Ashoka Mukpo's brother worried he's 'alone' in Liberia with Ebola
Family part of Shambhala Buddhist community in Halifax
The brother of a Canadian-American journalist diagnosed with Ebola said Friday that he's trying to get Ashoka Mukpo home as soon as possible.
“When I first heard that it had happened, I was scared, but that quickly led to us thinking, what are the next steps to getting Ashoka home,” David Mukpo said. “The hardest part is knowing Ashoka’s alone out there and he doesn’t have us with him. Whatever we can do to get him back as soon as possible is the top priority for everyone.”
Ashoka Mukpo was born in B.C. and lived in Halifax. He holds dual Canadian and American citizenship.
Three of his brothers live in Halifax, where the family moved in the late 1980s and stayed until the early 1990s. Ashoka Mukpo often visits the city. Both took the name of his mother’s first husband, who founded the Shambhala Buddhism community.
Speaking in Halifax, David Mukpo said his brother had worked in Liberia on and off for several years, working as a journalist for Vice and Al-Jazeera.
“When Ashoka first went to Liberia, you have a tremendous amount of fear and a tremendous amount of anxiety about it, but at a certain point you stop having that be a part of your day-to-day life,” David Mukpo said.
“When he tells you he feels he can make a difference in a place he actually cares about, it’s hard for me to let my own fear for him get in the way of what he feels is the right thing to do.”
He said the Liberian doctors are doing the best they can, but he will get better treatment in the U.S.
The Shambhala community is rallying to the family. “It provides strength and perspective,” Mukpo said.
Their parents said Friday that their son was in good spirits.
"Obviously he is scared and worried," said his father, Dr. Mitchell Levy.
Ashoka Mukpo was hired Tuesday to be the second cameraman in Liberia for NBC's chief medical editor and correspondent Dr. Nancy Snyderman.
Mukpo has been "seeing the death and tragedy and now it really hit home for him. But his spirits are better today," added Levy, who appeared on NBC's Today show with his wife, Diana Mukpo.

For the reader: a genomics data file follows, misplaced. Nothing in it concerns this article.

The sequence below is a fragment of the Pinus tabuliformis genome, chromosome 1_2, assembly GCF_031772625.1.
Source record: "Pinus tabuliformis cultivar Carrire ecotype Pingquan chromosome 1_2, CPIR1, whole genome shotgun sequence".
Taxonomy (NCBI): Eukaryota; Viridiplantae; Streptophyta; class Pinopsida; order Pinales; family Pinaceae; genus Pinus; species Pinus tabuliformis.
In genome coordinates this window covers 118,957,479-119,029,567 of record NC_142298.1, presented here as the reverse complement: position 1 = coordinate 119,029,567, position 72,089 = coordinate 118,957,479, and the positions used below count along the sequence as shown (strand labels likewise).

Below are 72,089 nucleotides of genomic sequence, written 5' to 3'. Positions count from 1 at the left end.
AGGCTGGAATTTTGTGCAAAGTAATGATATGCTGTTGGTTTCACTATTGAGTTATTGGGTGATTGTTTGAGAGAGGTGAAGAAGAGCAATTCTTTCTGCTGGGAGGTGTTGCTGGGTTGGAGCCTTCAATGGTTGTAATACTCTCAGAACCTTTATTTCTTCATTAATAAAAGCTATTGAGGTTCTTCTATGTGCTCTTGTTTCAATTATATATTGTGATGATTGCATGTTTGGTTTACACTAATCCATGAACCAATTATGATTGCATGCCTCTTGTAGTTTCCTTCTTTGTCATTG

Their 33-year-old son was being treated in the Liberian capital of Monrovia and was scheduled to return to the United States during the weekend for treatment, his mother said.
"I think the enormous anxiety that I have as a mother or that we share as parents is the delay between now and him leaving on Sunday," she said, adding she hopes his symptoms do not worsen rapidly. The couple lives in Providence, Rhode Island.
Snyderman and her team also were returning to the U.S. and being placed in quarantine for 21 days "in an abundance of caution," NBC News president Deborah Turness said Thursday.
In a phone interview with Today on Friday, Snyderman said all the gear she and her crew used was being disinfected because they all shared work space and vehicles.
She believes she and her team were at a low risk because they have been "hyper-vigilant."
Before the Ebola outbreak, he had been doing nonprofit development work in Liberia, said Philip Marcelo, a Boston-based Associated Press reporter who met AshokaMukpo last year while on assignment in Liberia for The Providence Journal.
'He was really into the culture'
Marcelo said Mukpo was a researcher for the Sustainable Development Institute, a Liberia-based nonprofit shining light on concerns of workers in mining camps outside Monrovia.
"He really was into the culture," Marcelo said. "He seemed to have a lot of passion for it."
ABC News said Levy issued a statement saying his son has been involved in human rights works in West Africa for the last several years and was aware of the risks. But he felt compelled to go back to Liberia when the Ebola crisis erupted.
"Doctors are optimistic about his prognosis," Levy said.
with files from the Canadian Press